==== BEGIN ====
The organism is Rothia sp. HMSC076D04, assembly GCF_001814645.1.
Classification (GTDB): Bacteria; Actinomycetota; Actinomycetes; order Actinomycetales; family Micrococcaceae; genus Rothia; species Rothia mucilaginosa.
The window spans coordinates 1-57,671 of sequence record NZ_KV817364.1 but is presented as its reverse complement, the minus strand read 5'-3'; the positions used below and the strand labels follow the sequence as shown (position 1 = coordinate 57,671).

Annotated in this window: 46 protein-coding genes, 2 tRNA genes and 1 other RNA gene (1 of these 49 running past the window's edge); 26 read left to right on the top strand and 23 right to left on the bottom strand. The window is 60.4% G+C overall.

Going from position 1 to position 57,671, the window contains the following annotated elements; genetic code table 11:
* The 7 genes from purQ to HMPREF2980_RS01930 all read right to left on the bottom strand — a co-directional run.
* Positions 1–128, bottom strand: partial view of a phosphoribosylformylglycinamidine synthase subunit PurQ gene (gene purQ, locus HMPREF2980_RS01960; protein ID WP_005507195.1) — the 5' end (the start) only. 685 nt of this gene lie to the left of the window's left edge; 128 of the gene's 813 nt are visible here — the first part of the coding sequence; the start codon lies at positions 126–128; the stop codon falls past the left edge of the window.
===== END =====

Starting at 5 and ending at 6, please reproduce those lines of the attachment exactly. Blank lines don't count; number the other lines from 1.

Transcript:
Going from position 1 to position 57,671, the window contains the following annotated elements; genetic code table 11:
* The 7 genes from purQ to HMPREF2980_RS01930 all read right to left on the bottom strand — a co-directional run.